Wednesday, June 3, 2009

Use meaningful color schemes in your figures

Some of the best figure design ideas come from cartographers. If you've ever read a Tufte book you've seen lots of examples. Let's talk about using color effectively. Penn State geography professor Cindy Brewer's ColorBrewer tool for selecting color schemes for figures has been conveniently packaged into an R library called RColorBrewer. You'll have to read up on the RColorBrewer documentation to see how it works, but here I just want to point out how to use color schemes in a meaningful way based on the type of data you're presenting.

In general, three useful color schemes are diverging, sequential, and qualitative. The example palettes shown here can be reproduced with the following R code:

install.packages("RColorBrewer")
library(RColorBrewer)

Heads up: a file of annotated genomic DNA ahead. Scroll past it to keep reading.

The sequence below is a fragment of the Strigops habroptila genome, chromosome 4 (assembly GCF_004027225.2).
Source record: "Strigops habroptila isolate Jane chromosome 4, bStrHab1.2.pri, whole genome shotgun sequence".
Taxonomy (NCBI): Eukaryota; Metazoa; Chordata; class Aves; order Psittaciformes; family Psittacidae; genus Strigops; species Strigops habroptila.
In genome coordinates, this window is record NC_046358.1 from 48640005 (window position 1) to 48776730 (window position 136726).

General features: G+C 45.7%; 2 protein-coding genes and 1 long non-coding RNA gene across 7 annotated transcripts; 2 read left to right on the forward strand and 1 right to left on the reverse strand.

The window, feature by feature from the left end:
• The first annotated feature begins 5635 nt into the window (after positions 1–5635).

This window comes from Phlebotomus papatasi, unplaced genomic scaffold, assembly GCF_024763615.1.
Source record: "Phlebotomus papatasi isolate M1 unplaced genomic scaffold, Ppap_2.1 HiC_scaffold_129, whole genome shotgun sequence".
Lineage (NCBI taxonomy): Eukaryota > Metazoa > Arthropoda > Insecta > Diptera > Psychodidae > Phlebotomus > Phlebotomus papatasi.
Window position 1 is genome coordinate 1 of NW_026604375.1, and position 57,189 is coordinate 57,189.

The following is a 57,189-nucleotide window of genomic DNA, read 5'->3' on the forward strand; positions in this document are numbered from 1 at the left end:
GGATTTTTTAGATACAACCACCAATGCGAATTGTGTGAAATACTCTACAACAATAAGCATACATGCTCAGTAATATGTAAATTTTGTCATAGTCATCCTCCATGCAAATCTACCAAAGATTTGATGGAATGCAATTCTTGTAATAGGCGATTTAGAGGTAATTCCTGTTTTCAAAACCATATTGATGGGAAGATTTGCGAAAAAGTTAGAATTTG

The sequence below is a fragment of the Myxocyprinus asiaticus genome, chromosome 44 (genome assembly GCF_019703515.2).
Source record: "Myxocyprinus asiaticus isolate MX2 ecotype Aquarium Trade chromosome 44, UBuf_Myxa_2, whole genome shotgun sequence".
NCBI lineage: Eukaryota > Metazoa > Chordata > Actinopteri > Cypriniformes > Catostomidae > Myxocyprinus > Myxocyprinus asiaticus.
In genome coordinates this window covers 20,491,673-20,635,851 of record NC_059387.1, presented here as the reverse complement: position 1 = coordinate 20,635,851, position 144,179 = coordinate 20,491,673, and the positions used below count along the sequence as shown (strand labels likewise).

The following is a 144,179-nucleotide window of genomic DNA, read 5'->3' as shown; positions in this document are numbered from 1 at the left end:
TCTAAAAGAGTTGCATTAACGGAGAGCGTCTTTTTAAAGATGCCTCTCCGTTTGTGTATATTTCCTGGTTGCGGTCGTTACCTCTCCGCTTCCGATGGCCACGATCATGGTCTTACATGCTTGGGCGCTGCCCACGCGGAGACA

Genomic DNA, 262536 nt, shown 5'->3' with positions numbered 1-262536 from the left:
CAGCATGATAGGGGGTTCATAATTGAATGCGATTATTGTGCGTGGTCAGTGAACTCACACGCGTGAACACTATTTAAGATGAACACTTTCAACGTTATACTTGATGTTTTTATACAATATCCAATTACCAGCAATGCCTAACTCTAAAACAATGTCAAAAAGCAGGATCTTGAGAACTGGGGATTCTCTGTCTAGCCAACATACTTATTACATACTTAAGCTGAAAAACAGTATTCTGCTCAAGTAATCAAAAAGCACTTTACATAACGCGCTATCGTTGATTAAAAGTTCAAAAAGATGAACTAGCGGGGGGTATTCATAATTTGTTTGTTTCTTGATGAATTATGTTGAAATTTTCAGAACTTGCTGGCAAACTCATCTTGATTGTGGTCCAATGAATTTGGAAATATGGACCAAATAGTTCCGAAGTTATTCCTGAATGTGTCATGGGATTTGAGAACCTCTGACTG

display.brewer.all(type="seq")
display.brewer.all(type="div")
display.brewer.all(type="qual")

A diverging color scheme is useful for de-emphasizing the mean value, or for drawing attention to departures from a critical midpoint in either direction, such as in a normal distribution. Here's an example color palette and an example of how you might use a diverging scheme:





A sequential color scheme is useful for de-emphasizing the zero, or the lower bound to the data, while highlighting the importance of increasing values. Here's a palette and an example barchart.





Finally, a qualitative color scheme provides high contrast between adjacent values, and is useful for categorical or nominal data. Here's a palette and for an example check out the picture from the previously mentioned genetic diversity in Africa paper:




See Cindy Brewer's explanation of this topic for more details and examples of each scheme.

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Getting Genetics Done by Stephen Turner is licensed under a Creative Commons Attribution-NonCommercial 3.0 Unported License.